Neil Fest was absolutely one of the more unique and fun concert experiences I’ve ever had. If you missed this one, you really missed a great show. Here’s hoping another The Best Fest concert makes its way to Dallas again.
Come on Baby, Let’s Go Downtown (The Cabin Down Below Band)
Human Highway (The Candles)
Flags of Freedom (Eve Monsees of Eve & the Exiles)
Cinnamon Girl (The Midnight Stroll)
Star of Bethlehem (Carson McHone)
Don’t Cry No Tears (Robert Ellis)
Ohio (Eric Pulido of Midlake)
After the Goldrush (Jeff Klein of My Jerusalem)
Losing End (Nikki Lane)
Don’t Let it Bring You Down (James Petralli of White Denim)
Walk On (James Petralli)
Throw Your Hatred Down (Adam Busch)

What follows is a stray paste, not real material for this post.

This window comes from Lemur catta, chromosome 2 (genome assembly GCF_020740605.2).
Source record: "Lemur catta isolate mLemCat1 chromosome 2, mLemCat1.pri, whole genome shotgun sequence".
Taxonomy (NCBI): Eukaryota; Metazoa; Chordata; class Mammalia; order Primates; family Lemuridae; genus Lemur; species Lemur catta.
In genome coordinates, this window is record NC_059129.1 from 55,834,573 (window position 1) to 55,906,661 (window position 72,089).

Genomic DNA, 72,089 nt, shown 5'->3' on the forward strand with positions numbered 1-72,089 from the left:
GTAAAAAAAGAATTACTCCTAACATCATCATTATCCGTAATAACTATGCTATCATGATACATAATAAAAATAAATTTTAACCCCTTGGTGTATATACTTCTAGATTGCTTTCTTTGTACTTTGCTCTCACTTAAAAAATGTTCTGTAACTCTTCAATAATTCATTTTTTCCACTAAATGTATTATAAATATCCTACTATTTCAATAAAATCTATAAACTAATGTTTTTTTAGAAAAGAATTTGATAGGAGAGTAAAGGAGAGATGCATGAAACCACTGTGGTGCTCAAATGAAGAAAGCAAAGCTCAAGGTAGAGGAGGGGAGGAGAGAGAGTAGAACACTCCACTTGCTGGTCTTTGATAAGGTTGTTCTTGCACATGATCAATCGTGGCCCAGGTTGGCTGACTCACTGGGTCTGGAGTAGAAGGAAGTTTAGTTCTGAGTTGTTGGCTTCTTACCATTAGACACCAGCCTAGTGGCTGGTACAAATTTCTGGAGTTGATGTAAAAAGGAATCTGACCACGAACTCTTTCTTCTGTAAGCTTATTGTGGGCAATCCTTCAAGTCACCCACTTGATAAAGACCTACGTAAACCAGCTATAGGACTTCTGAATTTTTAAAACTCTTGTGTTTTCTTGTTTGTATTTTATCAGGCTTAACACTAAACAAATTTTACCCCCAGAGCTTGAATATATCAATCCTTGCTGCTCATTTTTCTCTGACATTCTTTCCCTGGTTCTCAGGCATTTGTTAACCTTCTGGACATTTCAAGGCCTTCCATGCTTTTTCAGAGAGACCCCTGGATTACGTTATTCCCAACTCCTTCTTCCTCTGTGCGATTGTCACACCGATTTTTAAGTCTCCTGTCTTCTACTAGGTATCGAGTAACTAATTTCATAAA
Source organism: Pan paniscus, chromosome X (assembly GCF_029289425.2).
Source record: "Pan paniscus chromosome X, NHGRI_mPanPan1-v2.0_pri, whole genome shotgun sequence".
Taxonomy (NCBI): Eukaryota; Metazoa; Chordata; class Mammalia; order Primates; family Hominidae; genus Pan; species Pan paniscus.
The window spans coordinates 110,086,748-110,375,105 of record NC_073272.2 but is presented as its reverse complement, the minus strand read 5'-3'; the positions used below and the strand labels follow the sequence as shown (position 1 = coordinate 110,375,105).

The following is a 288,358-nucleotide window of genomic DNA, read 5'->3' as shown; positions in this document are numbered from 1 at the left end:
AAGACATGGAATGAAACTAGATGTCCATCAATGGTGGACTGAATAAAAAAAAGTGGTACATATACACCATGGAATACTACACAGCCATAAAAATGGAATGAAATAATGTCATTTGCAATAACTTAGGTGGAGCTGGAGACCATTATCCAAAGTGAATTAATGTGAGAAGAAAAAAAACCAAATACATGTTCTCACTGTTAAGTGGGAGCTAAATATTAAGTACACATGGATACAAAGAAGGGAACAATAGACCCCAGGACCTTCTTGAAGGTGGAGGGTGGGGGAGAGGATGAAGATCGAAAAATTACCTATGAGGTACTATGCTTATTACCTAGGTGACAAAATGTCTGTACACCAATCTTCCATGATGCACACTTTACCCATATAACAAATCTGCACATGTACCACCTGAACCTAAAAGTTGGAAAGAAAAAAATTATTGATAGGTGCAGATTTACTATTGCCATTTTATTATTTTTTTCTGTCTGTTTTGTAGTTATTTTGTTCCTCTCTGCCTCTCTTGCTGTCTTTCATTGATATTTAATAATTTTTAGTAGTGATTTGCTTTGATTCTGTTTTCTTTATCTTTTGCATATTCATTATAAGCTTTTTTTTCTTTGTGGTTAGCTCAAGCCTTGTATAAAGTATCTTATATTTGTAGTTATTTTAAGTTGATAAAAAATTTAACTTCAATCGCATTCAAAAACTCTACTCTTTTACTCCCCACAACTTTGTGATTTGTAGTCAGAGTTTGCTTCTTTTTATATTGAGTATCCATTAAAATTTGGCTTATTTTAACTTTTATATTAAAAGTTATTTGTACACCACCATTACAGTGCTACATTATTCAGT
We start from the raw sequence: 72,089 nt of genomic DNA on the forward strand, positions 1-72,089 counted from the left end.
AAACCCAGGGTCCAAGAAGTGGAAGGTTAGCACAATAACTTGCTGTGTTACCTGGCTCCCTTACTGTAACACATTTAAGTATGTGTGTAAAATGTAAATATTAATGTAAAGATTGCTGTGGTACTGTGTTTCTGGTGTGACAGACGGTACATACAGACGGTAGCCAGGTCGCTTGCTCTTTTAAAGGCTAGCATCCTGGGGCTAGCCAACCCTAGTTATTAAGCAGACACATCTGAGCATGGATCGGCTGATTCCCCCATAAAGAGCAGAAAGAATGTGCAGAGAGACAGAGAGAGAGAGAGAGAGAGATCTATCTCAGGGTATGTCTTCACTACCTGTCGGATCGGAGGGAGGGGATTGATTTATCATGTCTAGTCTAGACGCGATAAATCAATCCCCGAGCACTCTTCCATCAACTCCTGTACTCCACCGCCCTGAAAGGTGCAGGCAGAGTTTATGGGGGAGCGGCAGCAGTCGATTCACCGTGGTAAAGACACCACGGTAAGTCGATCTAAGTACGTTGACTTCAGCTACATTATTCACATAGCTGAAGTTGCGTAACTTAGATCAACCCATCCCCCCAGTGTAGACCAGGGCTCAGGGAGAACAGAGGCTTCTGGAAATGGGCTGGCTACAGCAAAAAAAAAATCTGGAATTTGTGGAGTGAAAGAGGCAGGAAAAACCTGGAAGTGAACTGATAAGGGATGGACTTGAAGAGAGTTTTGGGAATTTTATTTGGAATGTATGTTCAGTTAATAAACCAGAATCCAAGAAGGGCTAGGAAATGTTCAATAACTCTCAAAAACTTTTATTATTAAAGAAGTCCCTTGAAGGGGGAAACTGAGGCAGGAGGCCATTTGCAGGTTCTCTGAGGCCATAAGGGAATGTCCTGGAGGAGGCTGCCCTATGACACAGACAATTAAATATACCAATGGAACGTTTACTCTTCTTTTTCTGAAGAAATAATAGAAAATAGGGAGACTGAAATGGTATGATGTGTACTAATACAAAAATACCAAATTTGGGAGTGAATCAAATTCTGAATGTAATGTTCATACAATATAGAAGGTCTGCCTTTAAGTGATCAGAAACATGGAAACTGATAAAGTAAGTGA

Down By the River (Paul Cauthen)
I Believe in You (Erika Wennerstorm of Heartless Bastards)
Everybody Knows This is Nowhere (Erika Wennerstorm of Heartless Bastards)
Harvest (Cory Chisel)
Too Far Gone (The Flatlanders)
Old Man (The Flatlanders)
Tonight’s the Night (The Texas Gentlemen)
Birds (Alison Mosshart of The Kills)
Only Love Can Break Your Heart (Charlie Sexton and Alison Mosshart)
Like a Hurricane (Charlie Sexton and Alison Mosshart)
Harvest Moon (Jonathan Tyler)
Revolution Blues (Jonathan Tyler)
Comes a Time (Norah Jones)
Don’t Be Denied (Norah Jones)
Unknown Legend (Shakey Graves and Norah Jones)
Out on the Weekend (Shakey Graves)
On the Beach (Boz Scaggs)
Southern Man (Boz Scaggs)
Heart of Gold (Nikki Lane and Jonathan Tyler)
Helpless (Everybody with Leon Bridges)